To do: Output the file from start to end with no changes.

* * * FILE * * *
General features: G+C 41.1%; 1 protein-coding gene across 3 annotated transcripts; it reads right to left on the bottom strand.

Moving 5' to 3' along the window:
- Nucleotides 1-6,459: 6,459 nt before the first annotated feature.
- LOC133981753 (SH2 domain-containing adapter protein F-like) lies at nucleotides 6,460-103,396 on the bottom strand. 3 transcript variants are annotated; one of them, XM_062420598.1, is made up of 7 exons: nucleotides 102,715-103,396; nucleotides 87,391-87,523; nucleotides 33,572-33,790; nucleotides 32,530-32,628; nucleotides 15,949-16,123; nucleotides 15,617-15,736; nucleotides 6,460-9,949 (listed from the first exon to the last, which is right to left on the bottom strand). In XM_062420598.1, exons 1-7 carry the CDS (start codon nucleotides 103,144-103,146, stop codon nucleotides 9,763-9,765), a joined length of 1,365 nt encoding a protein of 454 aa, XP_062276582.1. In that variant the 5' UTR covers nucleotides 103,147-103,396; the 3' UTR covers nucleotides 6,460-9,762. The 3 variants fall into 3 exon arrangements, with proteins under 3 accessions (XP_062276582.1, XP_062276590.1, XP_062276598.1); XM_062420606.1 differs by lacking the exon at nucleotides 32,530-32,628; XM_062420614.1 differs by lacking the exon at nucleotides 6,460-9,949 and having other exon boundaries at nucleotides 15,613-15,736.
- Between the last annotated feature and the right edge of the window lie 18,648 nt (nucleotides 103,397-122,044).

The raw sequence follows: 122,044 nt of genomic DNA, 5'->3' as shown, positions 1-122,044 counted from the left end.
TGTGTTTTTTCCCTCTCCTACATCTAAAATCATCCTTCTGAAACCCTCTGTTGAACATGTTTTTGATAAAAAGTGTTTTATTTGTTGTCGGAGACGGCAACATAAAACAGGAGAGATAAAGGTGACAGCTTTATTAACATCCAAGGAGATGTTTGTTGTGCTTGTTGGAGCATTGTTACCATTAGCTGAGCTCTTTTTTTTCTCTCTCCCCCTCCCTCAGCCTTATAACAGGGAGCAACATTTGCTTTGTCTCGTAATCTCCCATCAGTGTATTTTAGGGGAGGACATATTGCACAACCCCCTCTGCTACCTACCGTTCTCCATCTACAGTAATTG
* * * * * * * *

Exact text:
General features: G+C 41.1%; 1 protein-coding gene across 3 annotated transcripts; it reads right to left on the bottom strand.

Moving 5' to 3' along the window:
- Nucleotides 1-6,459: 6,459 nt before the first annotated feature.
- LOC133981753 (SH2 domain-containing adapter protein F-like) lies at nucleotides 6,460-103,396 on the bottom strand. 3 transcript variants are annotated; one of them, XM_062420598.1, is made up of 7 exons: nucleotides 102,715-103,396; nucleotides 87,391-87,523; nucleotides 33,572-33,790; nucleotides 32,530-32,628; nucleotides 15,949-16,123; nucleotides 15,617-15,736; nucleotides 6,460-9,949 (listed from the first exon to the last, which is right to left on the bottom strand). In XM_062420598.1, exons 1-7 carry the CDS (start codon nucleotides 103,144-103,146, stop codon nucleotides 9,763-9,765), a joined length of 1,365 nt encoding a protein of 454 aa, XP_062276582.1. In that variant the 5' UTR covers nucleotides 103,147-103,396; the 3' UTR covers nucleotides 6,460-9,762. The 3 variants fall into 3 exon arrangements, with proteins under 3 accessions (XP_062276582.1, XP_062276590.1, XP_062276598.1); XM_062420606.1 differs by lacking the exon at nucleotides 32,530-32,628; XM_062420614.1 differs by lacking the exon at nucleotides 6,460-9,949 and having other exon boundaries at nucleotides 15,613-15,736.
- Between the last annotated feature and the right edge of the window lie 18,648 nt (nucleotides 103,397-122,044).

The raw sequence follows: 122,044 nt of genomic DNA, 5'->3' as shown, positions 1-122,044 counted from the left end.
TGTGTTTTTTCCCTCTCCTACATCTAAAATCATCCTTCTGAAACCCTCTGTTGAACATGTTTTTGATAAAAAGTGTTTTATTTGTTGTCGGAGACGGCAACATAAAACAGGAGAGATAAAGGTGACAGCTTTATTAACATCCAAGGAGATGTTTGTTGTGCTTGTTGGAGCATTGTTACCATTAGCTGAGCTCTTTTTTTTCTCTCTCCCCCTCCCTCAGCCTTATAACAGGGAGCAACATTTGCTTTGTCTCGTAATCTCCCATCAGTGTATTTTAGGGGAGGACATATTGCACAACCCCCTCTGCTACCTACCGTTCTCCATCTACAGTAATTG